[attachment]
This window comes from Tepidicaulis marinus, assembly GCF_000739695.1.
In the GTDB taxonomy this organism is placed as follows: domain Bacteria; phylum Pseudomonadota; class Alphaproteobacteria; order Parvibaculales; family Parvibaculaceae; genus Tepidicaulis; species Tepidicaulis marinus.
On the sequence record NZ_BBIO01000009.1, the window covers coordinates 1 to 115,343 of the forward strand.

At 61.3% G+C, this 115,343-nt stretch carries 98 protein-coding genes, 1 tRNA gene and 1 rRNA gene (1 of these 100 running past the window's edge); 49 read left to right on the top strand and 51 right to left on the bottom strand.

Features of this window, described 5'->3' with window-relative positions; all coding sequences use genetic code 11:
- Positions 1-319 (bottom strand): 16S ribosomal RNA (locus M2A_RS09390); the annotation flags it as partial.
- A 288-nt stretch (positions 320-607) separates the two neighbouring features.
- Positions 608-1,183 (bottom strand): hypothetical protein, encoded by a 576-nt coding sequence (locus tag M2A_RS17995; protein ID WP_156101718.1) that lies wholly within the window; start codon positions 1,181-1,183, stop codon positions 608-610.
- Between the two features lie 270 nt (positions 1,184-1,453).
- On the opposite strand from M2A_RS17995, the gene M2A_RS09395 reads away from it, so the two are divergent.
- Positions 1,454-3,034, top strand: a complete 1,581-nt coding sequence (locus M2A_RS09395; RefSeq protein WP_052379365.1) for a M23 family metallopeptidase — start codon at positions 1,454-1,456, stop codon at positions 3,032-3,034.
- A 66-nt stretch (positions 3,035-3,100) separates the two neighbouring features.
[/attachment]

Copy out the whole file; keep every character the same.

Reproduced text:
This window comes from Tepidicaulis marinus, assembly GCF_000739695.1.
In the GTDB taxonomy this organism is placed as follows: domain Bacteria; phylum Pseudomonadota; class Alphaproteobacteria; order Parvibaculales; family Parvibaculaceae; genus Tepidicaulis; species Tepidicaulis marinus.
On the sequence record NZ_BBIO01000009.1, the window covers coordinates 1 to 115,343 of the forward strand.

At 61.3% G+C, this 115,343-nt stretch carries 98 protein-coding genes, 1 tRNA gene and 1 rRNA gene (1 of these 100 running past the window's edge); 49 read left to right on the top strand and 51 right to left on the bottom strand.

Features of this window, described 5'->3' with window-relative positions; all coding sequences use genetic code 11:
- Positions 1-319 (bottom strand): 16S ribosomal RNA (locus M2A_RS09390); the annotation flags it as partial.
- A 288-nt stretch (positions 320-607) separates the two neighbouring features.
- Positions 608-1,183 (bottom strand): hypothetical protein, encoded by a 576-nt coding sequence (locus tag M2A_RS17995; protein ID WP_156101718.1) that lies wholly within the window; start codon positions 1,181-1,183, stop codon positions 608-610.
- Between the two features lie 270 nt (positions 1,184-1,453).
- On the opposite strand from M2A_RS17995, the gene M2A_RS09395 reads away from it, so the two are divergent.
- Positions 1,454-3,034, top strand: a complete 1,581-nt coding sequence (locus M2A_RS09395; RefSeq protein WP_052379365.1) for a M23 family metallopeptidase — start codon at positions 1,454-1,456, stop codon at positions 3,032-3,034.
- A 66-nt stretch (positions 3,035-3,100) separates the two neighbouring features.